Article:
Most cities and towns advertise their schools in the local listings and pamphlets. You can find these publications at realtors’ offices and grocery stores. Online searches will also provide lots of information, especially if a school has its own website. Also check the online phone listings yellowpages.com.
Day Care — Day Care is generally for children ages six weeks to five years. Programs can run all day to accommodate a standard workday, but parents might have the option to opt for full or partial days, depending on their needs.
Preschool — Preschool can start at age 2 or 2 ½ and usually lasts until age 4. The school day can run anywhere from two to four hours, but some programs offer early care or aftercare for an additional fee.
Pre-K — This is mostly for children a year away from enrolling in kindergarten. Hours vary program to program, and some are similar to preschool. Some offer a full day, which, for children who are mature enough, helps prepare the students for a full day of kindergarten.
Whereas day care programs run year-round, preschools and pre-K generally adhere to a local public school’s calendar. If you have older children already in school, check their calendars before making a decision.
Preschools and pre-K classes are usually closed during summer, but some offer summer camp, a good option for kids who have trouble making transitions.
Most schools offer open houses early in the year for fall registration, though schools give preference to returning students and siblings.
That said, the most popular schools tend to fill up fast, so if you plan to send your child to school in the fall of the coming year, try visiting the schools before the rush by arranging a private tour.
Consider a school’s location and how drop-off and pick-up will impact your schedule. If you’re commuting, can you feasibly drop off your child then get on the highway or hop on a train? Is walking distance important? Will a babysitter is care for your child during the day? These are the factors to think of.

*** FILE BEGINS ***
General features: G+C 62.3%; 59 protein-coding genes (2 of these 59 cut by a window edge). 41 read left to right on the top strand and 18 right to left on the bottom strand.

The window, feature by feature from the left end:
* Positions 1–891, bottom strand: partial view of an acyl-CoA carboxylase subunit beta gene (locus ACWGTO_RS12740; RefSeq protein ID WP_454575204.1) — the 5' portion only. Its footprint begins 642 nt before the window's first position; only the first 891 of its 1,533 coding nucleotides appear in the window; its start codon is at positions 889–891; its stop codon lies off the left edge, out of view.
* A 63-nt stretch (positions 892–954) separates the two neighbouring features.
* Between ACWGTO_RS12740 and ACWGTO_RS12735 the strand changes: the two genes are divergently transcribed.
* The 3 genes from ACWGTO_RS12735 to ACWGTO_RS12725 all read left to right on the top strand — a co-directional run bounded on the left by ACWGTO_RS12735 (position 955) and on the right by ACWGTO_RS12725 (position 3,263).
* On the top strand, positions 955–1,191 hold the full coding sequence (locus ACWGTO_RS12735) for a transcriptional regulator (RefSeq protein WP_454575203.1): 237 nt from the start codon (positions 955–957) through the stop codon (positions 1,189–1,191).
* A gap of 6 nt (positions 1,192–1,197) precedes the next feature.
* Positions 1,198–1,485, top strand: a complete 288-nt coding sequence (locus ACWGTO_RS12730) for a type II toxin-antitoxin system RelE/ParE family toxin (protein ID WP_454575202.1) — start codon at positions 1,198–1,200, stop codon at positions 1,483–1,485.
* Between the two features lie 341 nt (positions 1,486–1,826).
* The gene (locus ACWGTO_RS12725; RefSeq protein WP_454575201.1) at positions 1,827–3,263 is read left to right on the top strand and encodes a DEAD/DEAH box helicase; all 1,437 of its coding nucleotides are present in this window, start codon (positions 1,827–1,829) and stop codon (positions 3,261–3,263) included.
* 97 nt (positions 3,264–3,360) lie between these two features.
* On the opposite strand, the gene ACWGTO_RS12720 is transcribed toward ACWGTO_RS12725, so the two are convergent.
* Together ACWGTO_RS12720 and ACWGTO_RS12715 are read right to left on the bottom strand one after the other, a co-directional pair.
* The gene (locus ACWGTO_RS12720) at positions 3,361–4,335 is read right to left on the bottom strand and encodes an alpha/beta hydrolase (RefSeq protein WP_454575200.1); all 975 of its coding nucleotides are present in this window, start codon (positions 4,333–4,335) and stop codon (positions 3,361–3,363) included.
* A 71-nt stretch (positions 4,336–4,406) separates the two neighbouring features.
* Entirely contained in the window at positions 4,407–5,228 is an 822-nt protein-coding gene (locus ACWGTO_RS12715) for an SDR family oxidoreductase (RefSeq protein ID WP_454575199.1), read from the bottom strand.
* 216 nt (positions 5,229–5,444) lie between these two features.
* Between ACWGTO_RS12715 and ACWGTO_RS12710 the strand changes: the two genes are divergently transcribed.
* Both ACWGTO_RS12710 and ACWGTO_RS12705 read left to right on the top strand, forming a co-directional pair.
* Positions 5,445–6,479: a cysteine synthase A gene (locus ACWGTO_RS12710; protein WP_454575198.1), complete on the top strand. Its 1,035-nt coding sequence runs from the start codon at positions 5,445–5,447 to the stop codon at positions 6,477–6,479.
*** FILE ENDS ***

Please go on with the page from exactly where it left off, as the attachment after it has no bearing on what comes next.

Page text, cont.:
Some schools adhere to specific ideologies and teaching methods, including Montessori, Waldorf, Co-op, etc. It’s important you be aware and find the right fit for your child.
For detailed information on the most common in the U.S., read this article.
WHAT TO LOOK FOR WHEN YOU VISIT
If your schedule and school policy allow it, bring your child along on your visit, and schedule the visit during the day. While you’ll be involved with your host, make sure to take time to look around. Also, pay attention to how the host interacts with your child. Often the host is the director of the program, and he or she sets the tone for the school.
Check to see if the environment looks clean, feels safe and is staffed with experienced teachers who also seem happy to be there and clearly love kids. Observe what are the children doing and ask yourself if they seem engaged.
WHAT TO DISCUSS ON YOUR VISIT
Toilet Training – This is crucial, as some schools require children to be trained by the time they enroll. Most Pre-K and camps require toilet training, but day care and preschools tend to be more flexible. If your child is not yet trained, make sure your child’s teacher is willing to work with both you and your child.